Did you ever have one of those days where you're just not on top of your game intellectually? You're a bit fuzzy, it's hard to concentrate and, after a while, you start thinking, man, I am seriously dense today. We all have those days and, sometimes, it's hard not to think that maybe, just maybe, we're not as smart as we like to think.
Have no fear though because, no matter how bad a day you're having brain-wise, you can always be grateful that you're not as stultifyingly stupid as Peter Rempel. And who is Peter Rempel? Let me introduce you.
In my regular rounds of my Canuck blogger friends, I ended up here, where Jonathan pointed out how the Conservative Party of Canada just doesn't cotton to all that fancy-schmancy legal mumbo-jumbo in Canada's Charter of Rights and Freedoms -- I'm assuming they're just not fans of stuff with big words in it or something like that.
Anyway, I'm reading the comments and, from what I can tell, poor Jonathan has his own attack Shih Tzu -- his equivalent of the late, not so great "Dizzy Gillespie", some jaw-droppingly ignorant wanker named Peter Rempel. As evidence of the above, let me walk you through the salient portions of the comments section to show you what I mean. Early in the comments section, Rempel writes (and, I swear, I am not making this up):
Give me a f**king break. Would Canadians not have these rights without the Charter? Have you ever heard of the Bill of Rights? The common law?
Does the Charter guarantee rights of the kind you describe. Sure, but they're redundant, because everyone agrees on them anyway. The Charter is a useless scrap of parchment.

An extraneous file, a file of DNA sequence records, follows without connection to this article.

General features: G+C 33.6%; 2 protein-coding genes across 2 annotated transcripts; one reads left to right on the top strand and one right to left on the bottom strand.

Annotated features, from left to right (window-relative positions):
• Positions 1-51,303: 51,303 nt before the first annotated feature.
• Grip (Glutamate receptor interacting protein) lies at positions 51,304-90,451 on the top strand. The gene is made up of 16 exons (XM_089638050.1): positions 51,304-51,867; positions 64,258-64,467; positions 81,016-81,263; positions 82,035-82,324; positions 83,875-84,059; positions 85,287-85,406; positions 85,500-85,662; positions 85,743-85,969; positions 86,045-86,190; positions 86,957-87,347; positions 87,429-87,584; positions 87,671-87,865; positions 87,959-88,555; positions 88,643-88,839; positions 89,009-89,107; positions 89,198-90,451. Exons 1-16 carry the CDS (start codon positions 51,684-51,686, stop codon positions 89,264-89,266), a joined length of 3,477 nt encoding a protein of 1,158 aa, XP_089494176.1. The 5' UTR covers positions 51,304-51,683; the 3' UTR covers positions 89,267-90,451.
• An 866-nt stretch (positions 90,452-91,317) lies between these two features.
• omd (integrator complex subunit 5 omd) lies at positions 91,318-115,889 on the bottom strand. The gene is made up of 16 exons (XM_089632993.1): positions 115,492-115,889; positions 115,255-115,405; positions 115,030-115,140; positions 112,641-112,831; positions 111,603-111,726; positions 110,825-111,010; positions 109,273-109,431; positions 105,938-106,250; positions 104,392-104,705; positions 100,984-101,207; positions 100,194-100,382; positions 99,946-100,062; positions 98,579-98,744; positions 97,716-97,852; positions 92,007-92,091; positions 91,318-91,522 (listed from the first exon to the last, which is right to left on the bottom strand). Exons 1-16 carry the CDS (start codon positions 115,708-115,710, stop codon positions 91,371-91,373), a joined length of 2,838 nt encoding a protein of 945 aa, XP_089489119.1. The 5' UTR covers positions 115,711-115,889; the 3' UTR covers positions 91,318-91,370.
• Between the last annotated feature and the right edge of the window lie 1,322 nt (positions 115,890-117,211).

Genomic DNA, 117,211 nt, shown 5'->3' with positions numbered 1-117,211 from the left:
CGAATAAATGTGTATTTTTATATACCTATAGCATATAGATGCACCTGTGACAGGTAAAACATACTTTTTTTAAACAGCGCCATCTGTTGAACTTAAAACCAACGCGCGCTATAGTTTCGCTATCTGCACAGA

Now, see if you can follow the logic here. Rempel, in running down the Charter, appears first to admit that, yes, the Charter does guarantee some pretty important basic rights but he simultaneously claims that those very same rights are also guaranteed elsewhere, making the Charter redundant and a "useless scrap of parchment". Let's make sure we remember this precise claim for what is to follow, shall we?
Blogger Jonathan, being an order of magnitude smarter than Mr. Rempel and actually knowing what he is talking about, responds:
... Yes, the Charter is the only document which secures those rights as legally enforcable for Canadians. [Emphasis added.]
Ignore for the moment any corroborating evidence that Jonathan supplies, just focus on the fact that he is clearly disagreeing with Rempel. And Rempel's response in a subsequent comment, in which he first quotes Jonathan's claim:
"Yes, the Charter is the only document which secures those rights as legally enforcable for Canadians."
Sit back and savour the indescribable stupidity of Rempel's response. To recap:
- Rempel claims "A".
- Jonathan disputes "A".
- Rempel, in response, admits that "A" is, in fact, completely wrong but that it's no big deal.
- Unreasoning embrace of nonsensical position.
- Redefinition of basic terms to suit the argument.
- Unexpected change of subject to avoid impending defeat.
- Sudden admission of error, accompanied by insistence that this whole thing is no big deal.
Can I call it or what?